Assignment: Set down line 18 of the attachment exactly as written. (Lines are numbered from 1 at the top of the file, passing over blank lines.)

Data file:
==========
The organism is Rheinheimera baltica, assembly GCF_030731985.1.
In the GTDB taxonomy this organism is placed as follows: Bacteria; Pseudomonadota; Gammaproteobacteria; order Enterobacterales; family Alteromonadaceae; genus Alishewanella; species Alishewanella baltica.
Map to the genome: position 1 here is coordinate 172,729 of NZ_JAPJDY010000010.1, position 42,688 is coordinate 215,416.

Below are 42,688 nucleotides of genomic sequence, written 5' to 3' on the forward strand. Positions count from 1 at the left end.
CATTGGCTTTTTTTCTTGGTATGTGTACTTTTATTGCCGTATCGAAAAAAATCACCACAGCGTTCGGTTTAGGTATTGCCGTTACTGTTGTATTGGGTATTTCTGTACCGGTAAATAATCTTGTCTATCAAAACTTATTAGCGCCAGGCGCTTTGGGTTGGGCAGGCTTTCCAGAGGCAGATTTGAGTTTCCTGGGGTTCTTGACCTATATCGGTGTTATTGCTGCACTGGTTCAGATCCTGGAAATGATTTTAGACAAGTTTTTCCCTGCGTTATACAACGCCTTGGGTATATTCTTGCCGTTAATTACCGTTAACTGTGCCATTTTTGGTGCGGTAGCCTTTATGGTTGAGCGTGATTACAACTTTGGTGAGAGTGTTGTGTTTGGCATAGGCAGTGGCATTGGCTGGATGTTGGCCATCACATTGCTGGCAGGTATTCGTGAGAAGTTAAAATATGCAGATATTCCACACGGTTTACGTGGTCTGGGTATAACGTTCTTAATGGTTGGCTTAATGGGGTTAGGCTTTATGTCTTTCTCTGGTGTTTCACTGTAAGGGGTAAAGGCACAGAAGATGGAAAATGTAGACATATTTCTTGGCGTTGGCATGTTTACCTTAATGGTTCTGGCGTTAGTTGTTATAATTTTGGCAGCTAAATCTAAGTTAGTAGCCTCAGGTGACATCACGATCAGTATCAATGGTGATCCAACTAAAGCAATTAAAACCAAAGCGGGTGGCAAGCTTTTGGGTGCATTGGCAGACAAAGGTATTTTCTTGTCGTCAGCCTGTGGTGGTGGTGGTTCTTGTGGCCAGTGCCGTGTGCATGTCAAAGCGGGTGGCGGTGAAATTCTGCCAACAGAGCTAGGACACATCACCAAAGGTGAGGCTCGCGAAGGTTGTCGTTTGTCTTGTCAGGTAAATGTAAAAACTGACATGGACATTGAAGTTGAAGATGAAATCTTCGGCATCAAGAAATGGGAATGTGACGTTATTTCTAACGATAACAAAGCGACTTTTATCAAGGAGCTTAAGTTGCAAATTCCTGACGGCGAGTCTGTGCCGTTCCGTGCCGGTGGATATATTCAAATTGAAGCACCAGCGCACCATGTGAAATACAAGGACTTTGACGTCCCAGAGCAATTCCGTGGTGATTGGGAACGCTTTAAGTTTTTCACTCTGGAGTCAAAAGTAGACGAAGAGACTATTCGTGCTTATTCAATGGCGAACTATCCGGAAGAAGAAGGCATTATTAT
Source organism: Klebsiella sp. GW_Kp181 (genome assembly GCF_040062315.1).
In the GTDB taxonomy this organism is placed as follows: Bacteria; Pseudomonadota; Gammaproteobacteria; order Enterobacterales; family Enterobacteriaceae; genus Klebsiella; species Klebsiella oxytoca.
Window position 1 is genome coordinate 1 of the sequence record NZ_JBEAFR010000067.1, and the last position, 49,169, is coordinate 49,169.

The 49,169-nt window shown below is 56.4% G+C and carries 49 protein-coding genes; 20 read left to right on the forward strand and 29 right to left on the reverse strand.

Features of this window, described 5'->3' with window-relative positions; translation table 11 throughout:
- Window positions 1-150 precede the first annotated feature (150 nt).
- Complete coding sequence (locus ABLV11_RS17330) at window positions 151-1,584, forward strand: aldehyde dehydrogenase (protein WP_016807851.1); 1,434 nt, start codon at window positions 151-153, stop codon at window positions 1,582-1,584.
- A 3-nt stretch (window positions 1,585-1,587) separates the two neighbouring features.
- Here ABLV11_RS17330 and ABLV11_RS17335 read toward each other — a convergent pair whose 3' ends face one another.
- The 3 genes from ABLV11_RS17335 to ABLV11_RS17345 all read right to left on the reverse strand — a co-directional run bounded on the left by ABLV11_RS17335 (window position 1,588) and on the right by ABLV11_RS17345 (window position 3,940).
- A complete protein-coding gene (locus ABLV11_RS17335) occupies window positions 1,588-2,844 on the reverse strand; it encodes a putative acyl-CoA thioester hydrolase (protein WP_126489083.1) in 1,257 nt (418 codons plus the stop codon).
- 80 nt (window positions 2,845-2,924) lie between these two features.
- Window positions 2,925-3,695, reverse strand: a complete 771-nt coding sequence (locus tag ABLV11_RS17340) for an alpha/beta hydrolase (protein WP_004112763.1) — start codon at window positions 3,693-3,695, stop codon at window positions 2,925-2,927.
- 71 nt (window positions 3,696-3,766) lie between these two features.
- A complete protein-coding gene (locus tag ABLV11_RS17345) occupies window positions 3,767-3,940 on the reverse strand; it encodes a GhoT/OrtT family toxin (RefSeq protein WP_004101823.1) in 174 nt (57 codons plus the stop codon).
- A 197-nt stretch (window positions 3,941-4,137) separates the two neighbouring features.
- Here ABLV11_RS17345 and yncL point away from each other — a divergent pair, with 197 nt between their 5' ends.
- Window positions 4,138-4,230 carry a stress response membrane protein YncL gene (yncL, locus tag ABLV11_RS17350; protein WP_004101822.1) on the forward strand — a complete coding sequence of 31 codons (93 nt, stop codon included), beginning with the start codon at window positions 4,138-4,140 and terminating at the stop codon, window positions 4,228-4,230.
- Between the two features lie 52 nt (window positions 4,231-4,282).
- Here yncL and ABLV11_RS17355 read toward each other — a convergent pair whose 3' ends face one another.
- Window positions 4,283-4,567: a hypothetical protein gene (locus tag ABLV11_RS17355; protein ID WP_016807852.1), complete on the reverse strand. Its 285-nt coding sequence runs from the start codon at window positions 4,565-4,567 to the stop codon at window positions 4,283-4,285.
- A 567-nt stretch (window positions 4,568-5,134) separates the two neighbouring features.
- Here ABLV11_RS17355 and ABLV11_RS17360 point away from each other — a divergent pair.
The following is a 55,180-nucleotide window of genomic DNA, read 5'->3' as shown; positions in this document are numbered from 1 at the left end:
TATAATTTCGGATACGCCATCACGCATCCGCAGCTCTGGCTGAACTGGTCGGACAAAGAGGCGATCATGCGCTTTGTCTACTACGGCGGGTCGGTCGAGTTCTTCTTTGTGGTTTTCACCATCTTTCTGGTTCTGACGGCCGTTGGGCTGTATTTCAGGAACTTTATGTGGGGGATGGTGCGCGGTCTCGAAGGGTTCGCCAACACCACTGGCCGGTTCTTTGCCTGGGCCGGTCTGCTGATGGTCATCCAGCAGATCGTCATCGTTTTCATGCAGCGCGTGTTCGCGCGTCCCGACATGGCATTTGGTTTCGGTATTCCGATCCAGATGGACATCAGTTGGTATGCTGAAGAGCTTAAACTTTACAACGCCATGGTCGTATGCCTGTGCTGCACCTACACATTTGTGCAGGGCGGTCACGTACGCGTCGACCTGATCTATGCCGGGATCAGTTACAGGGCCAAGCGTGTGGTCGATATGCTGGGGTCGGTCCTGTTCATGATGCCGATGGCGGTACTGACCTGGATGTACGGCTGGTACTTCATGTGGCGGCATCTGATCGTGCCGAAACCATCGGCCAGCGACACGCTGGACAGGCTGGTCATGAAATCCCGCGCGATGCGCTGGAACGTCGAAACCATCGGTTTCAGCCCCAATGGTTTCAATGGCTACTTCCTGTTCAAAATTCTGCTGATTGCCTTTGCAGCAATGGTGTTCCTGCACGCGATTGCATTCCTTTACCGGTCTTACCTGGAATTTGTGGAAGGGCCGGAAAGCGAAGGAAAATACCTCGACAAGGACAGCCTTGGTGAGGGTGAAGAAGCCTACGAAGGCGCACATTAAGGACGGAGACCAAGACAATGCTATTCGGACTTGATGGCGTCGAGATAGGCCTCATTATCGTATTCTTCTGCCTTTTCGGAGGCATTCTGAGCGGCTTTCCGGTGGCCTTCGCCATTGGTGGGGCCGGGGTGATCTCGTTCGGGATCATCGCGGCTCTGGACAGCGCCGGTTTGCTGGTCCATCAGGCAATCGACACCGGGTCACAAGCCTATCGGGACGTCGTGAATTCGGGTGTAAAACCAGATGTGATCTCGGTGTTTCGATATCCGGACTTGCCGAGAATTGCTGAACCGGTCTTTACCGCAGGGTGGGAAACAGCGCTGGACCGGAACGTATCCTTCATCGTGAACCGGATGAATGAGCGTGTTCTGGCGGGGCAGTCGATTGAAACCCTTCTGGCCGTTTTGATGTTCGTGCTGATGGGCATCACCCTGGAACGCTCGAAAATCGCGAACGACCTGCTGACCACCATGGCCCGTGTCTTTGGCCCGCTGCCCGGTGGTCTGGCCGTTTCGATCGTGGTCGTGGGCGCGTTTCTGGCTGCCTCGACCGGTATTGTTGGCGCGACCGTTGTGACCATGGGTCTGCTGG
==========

- Window positions 2,925-3,695, reverse strand: a complete 771-nt coding sequence (locus tag ABLV11_RS17340) for an alpha/beta hydrolase (protein WP_004112763.1) — start codon at window positions 3,693-3,695, stop codon at window positions 2,925-2,927.